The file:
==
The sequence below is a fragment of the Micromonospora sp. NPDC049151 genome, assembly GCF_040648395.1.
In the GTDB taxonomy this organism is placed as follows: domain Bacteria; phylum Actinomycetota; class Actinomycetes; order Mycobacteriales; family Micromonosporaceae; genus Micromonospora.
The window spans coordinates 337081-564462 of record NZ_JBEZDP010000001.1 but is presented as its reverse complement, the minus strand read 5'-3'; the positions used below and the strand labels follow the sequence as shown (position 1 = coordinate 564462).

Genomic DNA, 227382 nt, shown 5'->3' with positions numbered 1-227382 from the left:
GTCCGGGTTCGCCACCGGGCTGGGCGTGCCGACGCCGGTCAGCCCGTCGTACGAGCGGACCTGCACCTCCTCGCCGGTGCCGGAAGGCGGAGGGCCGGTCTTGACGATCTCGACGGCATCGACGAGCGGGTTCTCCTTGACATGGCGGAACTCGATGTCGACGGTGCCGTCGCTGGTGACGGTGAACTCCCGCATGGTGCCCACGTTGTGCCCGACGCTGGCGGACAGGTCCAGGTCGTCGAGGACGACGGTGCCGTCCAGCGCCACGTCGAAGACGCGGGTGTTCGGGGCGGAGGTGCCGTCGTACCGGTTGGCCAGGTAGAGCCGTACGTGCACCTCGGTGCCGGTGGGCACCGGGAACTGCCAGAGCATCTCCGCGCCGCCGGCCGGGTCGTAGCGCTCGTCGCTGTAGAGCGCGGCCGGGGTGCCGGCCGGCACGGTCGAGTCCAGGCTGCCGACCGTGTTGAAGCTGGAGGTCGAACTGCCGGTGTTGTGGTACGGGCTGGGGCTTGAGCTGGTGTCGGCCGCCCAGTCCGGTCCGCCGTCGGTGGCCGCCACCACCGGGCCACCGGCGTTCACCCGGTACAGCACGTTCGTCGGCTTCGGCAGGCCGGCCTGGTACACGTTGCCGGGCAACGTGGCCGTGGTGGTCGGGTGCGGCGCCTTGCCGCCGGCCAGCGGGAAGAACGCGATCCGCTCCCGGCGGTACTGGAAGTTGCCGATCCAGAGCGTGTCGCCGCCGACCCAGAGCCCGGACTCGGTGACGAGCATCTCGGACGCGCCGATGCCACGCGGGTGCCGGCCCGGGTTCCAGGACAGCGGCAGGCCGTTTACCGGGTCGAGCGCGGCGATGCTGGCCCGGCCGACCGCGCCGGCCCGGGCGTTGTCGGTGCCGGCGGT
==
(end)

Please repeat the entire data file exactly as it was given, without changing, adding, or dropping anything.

The sequence below is a fragment of the Micromonospora sp. NPDC049151 genome, assembly GCF_040648395.1.
In the GTDB taxonomy this organism is placed as follows: domain Bacteria; phylum Actinomycetota; class Actinomycetes; order Mycobacteriales; family Micromonosporaceae; genus Micromonospora.
The window spans coordinates 337081-564462 of record NZ_JBEZDP010000001.1 but is presented as its reverse complement, the minus strand read 5'-3'; the positions used below and the strand labels follow the sequence as shown (position 1 = coordinate 564462).

Genomic DNA, 227382 nt, shown 5'->3' with positions numbered 1-227382 from the left:
GTCCGGGTTCGCCACCGGGCTGGGCGTGCCGACGCCGGTCAGCCCGTCGTACGAGCGGACCTGCACCTCCTCGCCGGTGCCGGAAGGCGGAGGGCCGGTCTTGACGATCTCGACGGCATCGACGAGCGGGTTCTCCTTGACATGGCGGAACTCGATGTCGACGGTGCCGTCGCTGGTGACGGTGAACTCCCGCATGGTGCCCACGTTGTGCCCGACGCTGGCGGACAGGTCCAGGTCGTCGAGGACGACGGTGCCGTCCAGCGCCACGTCGAAGACGCGGGTGTTCGGGGCGGAGGTGCCGTCGTACCGGTTGGCCAGGTAGAGCCGTACGTGCACCTCGGTGCCGGTGGGCACCGGGAACTGCCAGAGCATCTCCGCGCCGCCGGCCGGGTCGTAGCGCTCGTCGCTGTAGAGCGCGGCCGGGGTGCCGGCCGGCACGGTCGAGTCCAGGCTGCCGACCGTGTTGAAGCTGGAGGTCGAACTGCCGGTGTTGTGGTACGGGCTGGGGCTTGAGCTGGTGTCGGCCGCCCAGTCCGGTCCGCCGTCGGTGGCCGCCACCACCGGGCCACCGGCGTTCACCCGGTACAGCACGTTCGTCGGCTTCGGCAGGCCGGCCTGGTACACGTTGCCGGGCAACGTGGCCGTGGTGGTCGGGTGCGGCGCCTTGCCGCCGGCCAGCGGGAAGAACGCGATCCGCTCCCGGCGGTACTGGAAGTTGCCGATCCAGAGCGTGTCGCCGCCGACCCAGAGCCCGGACTCGGTGACGAGCATCTCGGACGCGCCGATGCCACGCGGGTGCCGGCCCGGGTTCCAGGACAGCGGCAGGCCGTTTACCGGGTCGAGCGCGGCGATGCTGGCCCGGCCGACCGCGCCGGCCCGGGCGTTGTCGGTGCCGGCGGT